J2i. 34] GALWAY SPEECH 239
pleasure, and was, in the phraseology of the day, boycotted. He tried to sell his cattle in Cork market, but no one could be got to buy. He then sent them to Dublin to be shipped off to the Liverpool markets, but the men in the service of the Dublin Steam Packet Company refused to put them on board. Finally, after a great deal of difficulty, the cattle were taken in small batches across the Channel and sold.
After these cases boycotting became a great weapon in the armoury of the League, and was, as one of the Leaguers said, 'better than any 81-ton gun ever manufactured.'
Parnell's Ennis speech was altogether an agrarian speech. He concentrated himself upon the land, and told the people how the campaign against landlordism was to be carried on. But at Galway, on October 24, he plunged into politics and dealt with the more congenial subject of national freedom: 'I expressed my belief at the beginning of last session that the present Chief Secretary, who was then all smiles and promises, would not have proceeded very far in the duties of his office before he would have found that he had undertaken an impossible task to" govern- Ireland, and that the only way to govern Ireland? was to allow her to govern herself/ (Cheers,)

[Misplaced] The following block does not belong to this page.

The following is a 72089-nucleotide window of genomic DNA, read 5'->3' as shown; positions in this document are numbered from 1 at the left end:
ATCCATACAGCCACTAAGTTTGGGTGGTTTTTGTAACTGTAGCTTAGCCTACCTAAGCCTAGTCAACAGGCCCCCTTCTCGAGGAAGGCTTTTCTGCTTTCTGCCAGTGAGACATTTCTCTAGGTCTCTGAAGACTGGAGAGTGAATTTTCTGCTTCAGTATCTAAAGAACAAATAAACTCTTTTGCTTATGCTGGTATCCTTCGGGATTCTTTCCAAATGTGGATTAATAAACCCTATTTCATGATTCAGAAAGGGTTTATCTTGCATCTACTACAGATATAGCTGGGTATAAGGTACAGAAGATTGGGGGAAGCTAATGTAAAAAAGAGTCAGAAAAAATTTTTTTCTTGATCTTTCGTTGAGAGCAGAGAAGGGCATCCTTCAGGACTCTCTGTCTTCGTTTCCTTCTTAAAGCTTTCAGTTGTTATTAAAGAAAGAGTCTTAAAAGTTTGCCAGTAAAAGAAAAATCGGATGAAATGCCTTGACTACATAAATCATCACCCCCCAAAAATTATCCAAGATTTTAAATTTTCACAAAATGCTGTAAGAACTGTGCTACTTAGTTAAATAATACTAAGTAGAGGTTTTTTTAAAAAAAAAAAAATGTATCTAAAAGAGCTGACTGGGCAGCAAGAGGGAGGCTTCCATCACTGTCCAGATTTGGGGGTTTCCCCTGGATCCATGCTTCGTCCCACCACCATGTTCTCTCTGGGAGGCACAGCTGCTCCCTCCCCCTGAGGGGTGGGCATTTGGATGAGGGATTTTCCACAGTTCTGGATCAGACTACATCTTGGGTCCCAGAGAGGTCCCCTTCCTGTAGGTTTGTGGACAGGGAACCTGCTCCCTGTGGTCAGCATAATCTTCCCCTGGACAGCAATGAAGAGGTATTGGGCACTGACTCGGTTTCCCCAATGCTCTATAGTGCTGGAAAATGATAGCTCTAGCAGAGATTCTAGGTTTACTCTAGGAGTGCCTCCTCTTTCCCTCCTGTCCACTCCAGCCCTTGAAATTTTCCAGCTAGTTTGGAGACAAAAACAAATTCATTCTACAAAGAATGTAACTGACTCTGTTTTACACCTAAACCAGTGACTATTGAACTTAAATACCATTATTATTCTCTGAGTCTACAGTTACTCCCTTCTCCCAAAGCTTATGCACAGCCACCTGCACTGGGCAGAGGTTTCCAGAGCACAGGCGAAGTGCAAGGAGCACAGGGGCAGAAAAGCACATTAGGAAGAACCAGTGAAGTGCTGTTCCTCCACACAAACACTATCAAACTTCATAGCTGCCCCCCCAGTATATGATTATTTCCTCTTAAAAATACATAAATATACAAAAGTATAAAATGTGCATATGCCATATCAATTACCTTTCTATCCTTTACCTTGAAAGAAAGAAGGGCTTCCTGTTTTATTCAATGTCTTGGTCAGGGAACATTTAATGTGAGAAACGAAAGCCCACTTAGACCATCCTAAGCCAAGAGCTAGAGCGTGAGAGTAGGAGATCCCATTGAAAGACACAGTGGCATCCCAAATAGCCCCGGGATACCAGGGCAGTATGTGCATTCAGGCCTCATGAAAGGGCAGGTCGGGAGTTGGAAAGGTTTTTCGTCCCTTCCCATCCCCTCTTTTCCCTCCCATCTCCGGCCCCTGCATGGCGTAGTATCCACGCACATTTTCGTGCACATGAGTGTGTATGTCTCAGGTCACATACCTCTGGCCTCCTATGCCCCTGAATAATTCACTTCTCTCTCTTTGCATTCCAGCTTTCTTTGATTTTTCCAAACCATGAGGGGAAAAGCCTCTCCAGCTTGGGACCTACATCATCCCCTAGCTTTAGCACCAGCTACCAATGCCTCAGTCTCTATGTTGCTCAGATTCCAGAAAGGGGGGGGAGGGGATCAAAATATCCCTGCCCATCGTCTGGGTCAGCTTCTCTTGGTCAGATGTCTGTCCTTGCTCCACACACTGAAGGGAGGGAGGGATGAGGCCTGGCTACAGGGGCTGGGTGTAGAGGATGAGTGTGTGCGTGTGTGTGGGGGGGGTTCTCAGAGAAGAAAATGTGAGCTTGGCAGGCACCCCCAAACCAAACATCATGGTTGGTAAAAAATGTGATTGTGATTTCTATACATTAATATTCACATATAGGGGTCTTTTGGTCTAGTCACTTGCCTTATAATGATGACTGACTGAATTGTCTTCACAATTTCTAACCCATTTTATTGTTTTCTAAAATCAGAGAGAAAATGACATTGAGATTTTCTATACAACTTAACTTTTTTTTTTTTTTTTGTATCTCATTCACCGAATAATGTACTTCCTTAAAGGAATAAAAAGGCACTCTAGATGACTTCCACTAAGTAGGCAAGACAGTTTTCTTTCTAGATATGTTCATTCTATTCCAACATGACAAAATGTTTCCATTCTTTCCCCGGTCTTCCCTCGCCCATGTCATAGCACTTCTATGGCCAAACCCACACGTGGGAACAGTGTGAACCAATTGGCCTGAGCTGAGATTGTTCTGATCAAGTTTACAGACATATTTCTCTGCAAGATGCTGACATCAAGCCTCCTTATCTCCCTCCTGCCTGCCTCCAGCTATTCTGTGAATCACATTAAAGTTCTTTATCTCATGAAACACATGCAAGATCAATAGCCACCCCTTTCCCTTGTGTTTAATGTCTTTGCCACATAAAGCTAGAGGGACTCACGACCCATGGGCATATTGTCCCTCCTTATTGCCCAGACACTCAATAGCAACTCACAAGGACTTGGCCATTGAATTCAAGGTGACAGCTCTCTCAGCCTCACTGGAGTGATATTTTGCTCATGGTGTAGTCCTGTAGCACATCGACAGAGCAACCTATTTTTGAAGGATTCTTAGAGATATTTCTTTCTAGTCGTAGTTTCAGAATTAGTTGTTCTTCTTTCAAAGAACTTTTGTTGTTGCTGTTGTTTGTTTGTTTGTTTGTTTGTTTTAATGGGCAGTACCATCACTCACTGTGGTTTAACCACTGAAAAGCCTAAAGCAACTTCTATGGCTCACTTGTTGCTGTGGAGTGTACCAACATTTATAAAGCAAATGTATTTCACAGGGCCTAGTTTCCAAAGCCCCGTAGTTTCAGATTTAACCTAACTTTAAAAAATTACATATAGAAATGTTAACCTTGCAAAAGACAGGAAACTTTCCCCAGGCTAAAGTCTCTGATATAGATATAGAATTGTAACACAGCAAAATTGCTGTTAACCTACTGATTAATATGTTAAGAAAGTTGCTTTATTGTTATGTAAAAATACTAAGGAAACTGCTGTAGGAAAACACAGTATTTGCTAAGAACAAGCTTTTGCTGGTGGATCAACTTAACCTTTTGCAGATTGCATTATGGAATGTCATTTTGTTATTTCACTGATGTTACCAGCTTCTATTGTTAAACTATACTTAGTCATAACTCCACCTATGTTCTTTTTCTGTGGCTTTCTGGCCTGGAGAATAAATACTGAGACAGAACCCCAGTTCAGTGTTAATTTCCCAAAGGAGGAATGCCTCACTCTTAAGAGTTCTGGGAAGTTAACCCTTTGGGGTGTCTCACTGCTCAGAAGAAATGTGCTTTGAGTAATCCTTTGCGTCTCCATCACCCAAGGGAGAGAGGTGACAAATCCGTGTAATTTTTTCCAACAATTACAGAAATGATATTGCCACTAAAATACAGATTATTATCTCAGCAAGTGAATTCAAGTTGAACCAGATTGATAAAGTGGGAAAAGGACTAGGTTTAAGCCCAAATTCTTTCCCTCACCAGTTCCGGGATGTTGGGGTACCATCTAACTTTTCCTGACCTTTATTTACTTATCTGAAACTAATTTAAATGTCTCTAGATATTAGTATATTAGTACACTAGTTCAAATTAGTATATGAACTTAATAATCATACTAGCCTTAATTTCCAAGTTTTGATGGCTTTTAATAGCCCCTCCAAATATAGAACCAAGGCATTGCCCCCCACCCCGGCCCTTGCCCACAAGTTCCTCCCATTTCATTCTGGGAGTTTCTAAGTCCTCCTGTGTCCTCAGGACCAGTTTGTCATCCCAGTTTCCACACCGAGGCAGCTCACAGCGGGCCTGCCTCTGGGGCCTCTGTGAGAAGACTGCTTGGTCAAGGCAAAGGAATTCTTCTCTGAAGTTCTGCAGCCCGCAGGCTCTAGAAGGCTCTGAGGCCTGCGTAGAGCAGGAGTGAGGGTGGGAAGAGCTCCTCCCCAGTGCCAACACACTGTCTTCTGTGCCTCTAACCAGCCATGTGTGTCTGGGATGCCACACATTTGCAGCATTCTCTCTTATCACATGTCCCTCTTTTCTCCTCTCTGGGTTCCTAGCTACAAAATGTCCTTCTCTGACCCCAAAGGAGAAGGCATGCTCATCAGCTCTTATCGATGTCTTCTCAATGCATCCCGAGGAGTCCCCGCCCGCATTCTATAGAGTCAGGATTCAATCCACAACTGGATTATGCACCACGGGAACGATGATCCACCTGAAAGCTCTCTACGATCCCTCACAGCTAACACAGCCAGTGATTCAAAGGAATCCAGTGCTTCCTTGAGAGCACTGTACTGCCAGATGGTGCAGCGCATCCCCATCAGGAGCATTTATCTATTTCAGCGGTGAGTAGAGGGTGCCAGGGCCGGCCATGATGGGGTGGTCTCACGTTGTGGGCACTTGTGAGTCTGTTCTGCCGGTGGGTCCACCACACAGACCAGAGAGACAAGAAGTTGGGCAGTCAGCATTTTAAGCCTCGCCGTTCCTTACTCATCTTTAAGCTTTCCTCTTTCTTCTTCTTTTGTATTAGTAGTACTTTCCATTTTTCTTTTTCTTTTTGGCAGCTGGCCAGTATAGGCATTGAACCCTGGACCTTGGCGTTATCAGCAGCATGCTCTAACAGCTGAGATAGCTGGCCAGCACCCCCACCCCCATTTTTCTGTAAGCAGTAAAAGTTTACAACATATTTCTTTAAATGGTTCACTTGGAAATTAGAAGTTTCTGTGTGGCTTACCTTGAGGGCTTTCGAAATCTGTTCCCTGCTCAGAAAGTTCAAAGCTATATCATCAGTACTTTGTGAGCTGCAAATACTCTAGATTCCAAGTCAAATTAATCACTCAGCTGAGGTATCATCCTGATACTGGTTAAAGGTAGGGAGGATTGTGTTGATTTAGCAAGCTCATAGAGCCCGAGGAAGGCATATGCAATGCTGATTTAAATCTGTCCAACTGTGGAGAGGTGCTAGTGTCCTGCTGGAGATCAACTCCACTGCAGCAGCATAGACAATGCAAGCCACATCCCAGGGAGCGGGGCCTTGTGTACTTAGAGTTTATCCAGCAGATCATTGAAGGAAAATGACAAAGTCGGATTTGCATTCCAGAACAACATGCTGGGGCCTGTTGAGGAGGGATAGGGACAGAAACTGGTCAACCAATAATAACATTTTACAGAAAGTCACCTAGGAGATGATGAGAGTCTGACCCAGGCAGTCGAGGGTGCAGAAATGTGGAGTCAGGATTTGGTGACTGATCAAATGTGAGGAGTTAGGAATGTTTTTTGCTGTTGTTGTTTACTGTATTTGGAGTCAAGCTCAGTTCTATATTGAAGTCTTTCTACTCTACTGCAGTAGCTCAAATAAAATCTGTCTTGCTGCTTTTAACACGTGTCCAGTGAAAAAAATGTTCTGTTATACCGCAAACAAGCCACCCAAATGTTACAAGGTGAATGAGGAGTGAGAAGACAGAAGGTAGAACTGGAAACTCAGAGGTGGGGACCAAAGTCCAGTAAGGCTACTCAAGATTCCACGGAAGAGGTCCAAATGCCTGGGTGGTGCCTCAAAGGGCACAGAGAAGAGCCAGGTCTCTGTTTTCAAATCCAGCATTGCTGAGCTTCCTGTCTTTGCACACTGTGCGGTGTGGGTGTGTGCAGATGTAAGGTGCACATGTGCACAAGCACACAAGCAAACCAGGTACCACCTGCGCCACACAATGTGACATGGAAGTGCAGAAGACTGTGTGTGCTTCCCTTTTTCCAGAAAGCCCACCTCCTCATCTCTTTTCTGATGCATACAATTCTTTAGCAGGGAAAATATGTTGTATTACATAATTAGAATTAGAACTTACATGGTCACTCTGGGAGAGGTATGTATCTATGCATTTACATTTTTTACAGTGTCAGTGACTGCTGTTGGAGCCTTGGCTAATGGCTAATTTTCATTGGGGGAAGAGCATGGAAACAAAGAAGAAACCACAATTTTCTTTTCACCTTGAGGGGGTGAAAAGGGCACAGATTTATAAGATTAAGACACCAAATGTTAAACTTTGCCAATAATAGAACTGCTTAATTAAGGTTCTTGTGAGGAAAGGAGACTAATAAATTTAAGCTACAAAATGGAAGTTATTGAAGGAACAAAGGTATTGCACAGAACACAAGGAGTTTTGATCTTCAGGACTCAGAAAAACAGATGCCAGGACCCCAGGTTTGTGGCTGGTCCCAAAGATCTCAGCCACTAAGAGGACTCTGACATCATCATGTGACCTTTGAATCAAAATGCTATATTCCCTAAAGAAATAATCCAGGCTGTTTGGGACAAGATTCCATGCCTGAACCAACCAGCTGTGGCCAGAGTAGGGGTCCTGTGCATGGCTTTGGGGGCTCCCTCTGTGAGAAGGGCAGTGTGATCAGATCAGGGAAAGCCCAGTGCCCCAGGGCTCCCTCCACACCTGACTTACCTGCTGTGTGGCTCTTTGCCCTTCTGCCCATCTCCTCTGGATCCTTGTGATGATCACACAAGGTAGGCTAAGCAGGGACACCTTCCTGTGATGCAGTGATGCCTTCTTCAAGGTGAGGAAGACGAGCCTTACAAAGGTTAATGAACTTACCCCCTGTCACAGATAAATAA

A voice. ' A touch of the rifle/ 'And if they prosecute the leaders of this movement------'
A voice. ' They dare not.'
ParnelL 'If they prosecute the leaders of this movement it is not because they want to preserve the lives of one or two landlords. Much the English Government cares about the lives of one or two landlords.1